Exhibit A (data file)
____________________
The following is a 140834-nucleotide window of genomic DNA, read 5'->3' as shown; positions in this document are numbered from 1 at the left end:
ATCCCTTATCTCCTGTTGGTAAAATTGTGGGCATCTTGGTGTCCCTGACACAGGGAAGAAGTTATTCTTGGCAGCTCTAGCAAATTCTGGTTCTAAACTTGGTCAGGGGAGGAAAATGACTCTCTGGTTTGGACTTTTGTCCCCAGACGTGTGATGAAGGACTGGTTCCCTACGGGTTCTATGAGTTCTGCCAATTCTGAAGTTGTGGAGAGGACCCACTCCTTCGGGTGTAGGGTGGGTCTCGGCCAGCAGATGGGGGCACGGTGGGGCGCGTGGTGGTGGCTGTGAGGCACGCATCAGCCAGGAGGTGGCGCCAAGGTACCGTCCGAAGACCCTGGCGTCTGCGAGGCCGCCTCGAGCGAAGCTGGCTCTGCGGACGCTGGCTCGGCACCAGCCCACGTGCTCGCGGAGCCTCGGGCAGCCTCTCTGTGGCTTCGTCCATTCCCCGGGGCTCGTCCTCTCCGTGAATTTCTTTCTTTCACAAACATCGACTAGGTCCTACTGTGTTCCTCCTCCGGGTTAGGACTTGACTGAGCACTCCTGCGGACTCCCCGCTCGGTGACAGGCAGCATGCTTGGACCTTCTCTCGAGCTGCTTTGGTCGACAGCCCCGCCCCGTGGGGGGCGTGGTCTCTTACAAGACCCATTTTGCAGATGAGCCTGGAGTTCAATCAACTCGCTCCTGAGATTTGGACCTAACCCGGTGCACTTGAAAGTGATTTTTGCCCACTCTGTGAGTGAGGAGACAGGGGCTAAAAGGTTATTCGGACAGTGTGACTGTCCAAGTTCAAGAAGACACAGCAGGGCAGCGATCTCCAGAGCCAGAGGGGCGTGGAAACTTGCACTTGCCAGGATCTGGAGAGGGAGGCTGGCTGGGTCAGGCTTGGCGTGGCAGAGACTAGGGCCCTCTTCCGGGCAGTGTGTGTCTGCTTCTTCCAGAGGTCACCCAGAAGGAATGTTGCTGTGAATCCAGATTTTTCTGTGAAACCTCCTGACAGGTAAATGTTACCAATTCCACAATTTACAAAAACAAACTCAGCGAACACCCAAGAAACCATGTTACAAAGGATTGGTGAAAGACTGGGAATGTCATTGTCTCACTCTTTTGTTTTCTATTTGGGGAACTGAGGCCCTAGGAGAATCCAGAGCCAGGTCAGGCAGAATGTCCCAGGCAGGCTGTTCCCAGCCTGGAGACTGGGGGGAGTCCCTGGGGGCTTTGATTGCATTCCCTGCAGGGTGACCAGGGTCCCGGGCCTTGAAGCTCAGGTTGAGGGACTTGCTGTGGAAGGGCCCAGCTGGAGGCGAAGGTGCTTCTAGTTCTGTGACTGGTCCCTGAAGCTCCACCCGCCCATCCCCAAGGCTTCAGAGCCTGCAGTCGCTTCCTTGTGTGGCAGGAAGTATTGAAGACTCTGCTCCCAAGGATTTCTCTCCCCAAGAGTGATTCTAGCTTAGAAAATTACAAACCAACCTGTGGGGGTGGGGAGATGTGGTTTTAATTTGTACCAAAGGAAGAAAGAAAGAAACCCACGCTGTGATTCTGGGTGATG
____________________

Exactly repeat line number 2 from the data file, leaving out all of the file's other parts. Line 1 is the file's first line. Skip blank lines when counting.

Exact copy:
ATCCCTTATCTCCTGTTGGTAAAATTGTGGGCATCTTGGTGTCCCTGACACAGGGAAGAAGTTATTCTTGGCAGCTCTAGCAAATTCTGGTTCTAAACTTGGTCAGGGGAGGAAAATGACTCTCTGGTTTGGACTTTTGTCCCCAGACGTGTGATGAAGGACTGGTTCCCTACGGGTTCTATGAGTTCTGCCAATTCTGAAGTTGTGGAGAGGACCCACTCCTTCGGGTGTAGGGTGGGTCTCGGCCAGCAGATGGGGGCACGGTGGGGCGCGTGGTGGTGGCTGTGAGGCACGCATCAGCCAGGAGGTGGCGCCAAGGTACCGTCCGAAGACCCTGGCGTCTGCGAGGCCGCCTCGAGCGAAGCTGGCTCTGCGGACGCTGGCTCGGCACCAGCCCACGTGCTCGCGGAGCCTCGGGCAGCCTCTCTGTGGCTTCGTCCATTCCCCGGGGCTCGTCCTCTCCGTGAATTTCTTTCTTTCACAAACATCGACTAGGTCCTACTGTGTTCCTCCTCCGGGTTAGGACTTGACTGAGCACTCCTGCGGACTCCCCGCTCGGTGACAGGCAGCATGCTTGGACCTTCTCTCGAGCTGCTTTGGTCGACAGCCCCGCCCCGTGGGGGGCGTGGTCTCTTACAAGACCCATTTTGCAGATGAGCCTGGAGTTCAATCAACTCGCTCCTGAGATTTGGACCTAACCCGGTGCACTTGAAAGTGATTTTTGCCCACTCTGTGAGTGAGGAGACAGGGGCTAAAAGGTTATTCGGACAGTGTGACTGTCCAAGTTCAAGAAGACACAGCAGGGCAGCGATCTCCAGAGCCAGAGGGGCGTGGAAACTTGCACTTGCCAGGATCTGGAGAGGGAGGCTGGCTGGGTCAGGCTTGGCGTGGCAGAGACTAGGGCCCTCTTCCGGGCAGTGTGTGTCTGCTTCTTCCAGAGGTCACCCAGAAGGAATGTTGCTGTGAATCCAGATTTTTCTGTGAAACCTCCTGACAGGTAAATGTTACCAATTCCACAATTTACAAAAACAAACTCAGCGAACACCCAAGAAACCATGTTACAAAGGATTGGTGAAAGACTGGGAATGTCATTGTCTCACTCTTTTGTTTTCTATTTGGGGAACTGAGGCCCTAGGAGAATCCAGAGCCAGGTCAGGCAGAATGTCCCAGGCAGGCTGTTCCCAGCCTGGAGACTGGGGGGAGTCCCTGGGGGCTTTGATTGCATTCCCTGCAGGGTGACCAGGGTCCCGGGCCTTGAAGCTCAGGTTGAGGGACTTGCTGTGGAAGGGCCCAGCTGGAGGCGAAGGTGCTTCTAGTTCTGTGACTGGTCCCTGAAGCTCCACCCGCCCATCCCCAAGGCTTCAGAGCCTGCAGTCGCTTCCTTGTGTGGCAGGAAGTATTGAAGACTCTGCTCCCAAGGATTTCTCTCCCCAAGAGTGATTCTAGCTTAGAAAATTACAAACCAACCTGTGGGGGTGGGGAGATGTGGTTTTAATTTGTACCAAAGGAAGAAAGAAAGAAACCCACGCTGTGATTCTGGGTGATG